# Inverse not always Unique for Non-Associative Operation

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## Theorem

Let $\left({S, \circ}\right)$ be an algebraic structure.

Let $\circ$ be a non-associative operation.

Then for any $x \in S$, it is possible for $x$ to have more than one inverse element.

## Proof

Consider the algebraic structure $\left({S, \circ}\right)$ consisting of:

The set $S = \left\{{a, b, e}\right\}$
The binary operation $\circ$

whose Cayley table is given as follows:

$\begin{array}{c|cccc} \circ & e & a & b \\ \hline e & e & a & b \\ a & a & e & e \\ b & b & e & e \\ \end{array}$

By inspection, we see that $e$ is the identity element of $\left({S, \circ}\right)$.

We also note that:

 $\displaystyle \left({a \circ a}\right) \circ b$ $=$ $\displaystyle e \circ b$ $\displaystyle$ $=$ $\displaystyle b$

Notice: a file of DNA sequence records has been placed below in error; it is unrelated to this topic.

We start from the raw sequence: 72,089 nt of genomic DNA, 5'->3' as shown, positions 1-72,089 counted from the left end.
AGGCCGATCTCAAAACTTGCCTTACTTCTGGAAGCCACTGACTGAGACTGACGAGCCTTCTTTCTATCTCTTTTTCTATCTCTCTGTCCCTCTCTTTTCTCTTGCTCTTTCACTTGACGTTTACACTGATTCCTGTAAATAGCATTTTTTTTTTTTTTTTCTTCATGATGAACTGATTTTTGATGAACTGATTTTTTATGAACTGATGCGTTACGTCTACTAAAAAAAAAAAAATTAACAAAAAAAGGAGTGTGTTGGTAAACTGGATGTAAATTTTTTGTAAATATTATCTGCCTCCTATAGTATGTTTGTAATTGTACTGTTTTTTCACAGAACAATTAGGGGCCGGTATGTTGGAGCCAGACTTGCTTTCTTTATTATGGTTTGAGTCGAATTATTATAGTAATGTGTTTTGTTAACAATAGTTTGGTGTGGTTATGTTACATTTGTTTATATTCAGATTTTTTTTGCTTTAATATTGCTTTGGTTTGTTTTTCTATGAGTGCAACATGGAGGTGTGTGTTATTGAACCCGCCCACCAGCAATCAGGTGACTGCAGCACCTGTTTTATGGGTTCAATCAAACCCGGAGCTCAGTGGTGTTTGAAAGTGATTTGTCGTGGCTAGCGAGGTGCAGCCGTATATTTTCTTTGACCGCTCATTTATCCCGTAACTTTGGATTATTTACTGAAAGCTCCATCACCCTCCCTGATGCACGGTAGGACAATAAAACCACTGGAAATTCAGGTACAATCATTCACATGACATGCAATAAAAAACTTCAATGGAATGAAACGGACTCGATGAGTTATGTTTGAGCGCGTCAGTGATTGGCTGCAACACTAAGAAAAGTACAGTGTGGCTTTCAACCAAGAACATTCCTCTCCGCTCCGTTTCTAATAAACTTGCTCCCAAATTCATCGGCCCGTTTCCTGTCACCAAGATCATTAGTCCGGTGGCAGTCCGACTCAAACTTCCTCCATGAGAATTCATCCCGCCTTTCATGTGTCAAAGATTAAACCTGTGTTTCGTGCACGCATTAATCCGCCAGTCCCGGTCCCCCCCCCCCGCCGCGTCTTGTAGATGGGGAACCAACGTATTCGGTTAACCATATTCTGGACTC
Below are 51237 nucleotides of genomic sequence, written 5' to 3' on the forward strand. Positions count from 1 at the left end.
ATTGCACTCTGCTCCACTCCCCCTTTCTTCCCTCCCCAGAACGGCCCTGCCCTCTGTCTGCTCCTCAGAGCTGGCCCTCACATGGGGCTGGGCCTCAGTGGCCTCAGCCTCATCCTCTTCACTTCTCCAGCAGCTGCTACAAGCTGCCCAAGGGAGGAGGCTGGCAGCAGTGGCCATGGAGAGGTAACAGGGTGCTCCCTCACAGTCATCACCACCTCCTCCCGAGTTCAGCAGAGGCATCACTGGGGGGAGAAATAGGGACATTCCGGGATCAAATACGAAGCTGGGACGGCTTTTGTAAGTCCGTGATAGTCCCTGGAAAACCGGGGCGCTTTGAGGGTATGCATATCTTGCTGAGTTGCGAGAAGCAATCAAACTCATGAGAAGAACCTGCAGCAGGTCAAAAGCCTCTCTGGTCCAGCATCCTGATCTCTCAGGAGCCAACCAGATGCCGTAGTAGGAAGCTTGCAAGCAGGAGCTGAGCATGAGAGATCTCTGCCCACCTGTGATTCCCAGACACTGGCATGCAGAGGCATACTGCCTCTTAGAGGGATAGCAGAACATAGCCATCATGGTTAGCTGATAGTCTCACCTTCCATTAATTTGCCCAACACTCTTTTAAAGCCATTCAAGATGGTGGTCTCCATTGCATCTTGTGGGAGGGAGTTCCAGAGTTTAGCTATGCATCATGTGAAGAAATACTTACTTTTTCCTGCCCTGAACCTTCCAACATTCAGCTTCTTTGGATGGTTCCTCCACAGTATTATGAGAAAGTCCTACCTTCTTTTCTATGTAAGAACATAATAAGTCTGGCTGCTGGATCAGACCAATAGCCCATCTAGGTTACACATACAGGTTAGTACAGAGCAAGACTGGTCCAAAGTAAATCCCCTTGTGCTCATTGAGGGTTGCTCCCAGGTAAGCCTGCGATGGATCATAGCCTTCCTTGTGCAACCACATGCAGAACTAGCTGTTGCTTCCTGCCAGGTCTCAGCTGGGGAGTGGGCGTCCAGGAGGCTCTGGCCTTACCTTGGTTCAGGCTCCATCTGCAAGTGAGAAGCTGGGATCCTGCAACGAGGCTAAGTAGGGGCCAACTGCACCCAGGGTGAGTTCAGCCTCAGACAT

$\displaystyle a \circ \left({a \circ b}\right)$ $=$ $\displaystyle a \circ e$ $\displaystyle$ $=$ $\displaystyle a$

and so $\circ$ is not associative.

Note further that:

 $\displaystyle a \circ b$ $=$ $\displaystyle e$ $\displaystyle$ $=$ $\displaystyle b \circ a$

and also:

 $\displaystyle a \circ a$ $=$ $\displaystyle e$

So both $a$ and $b$ are inverses of $a$.

Hence the result.

$\blacksquare$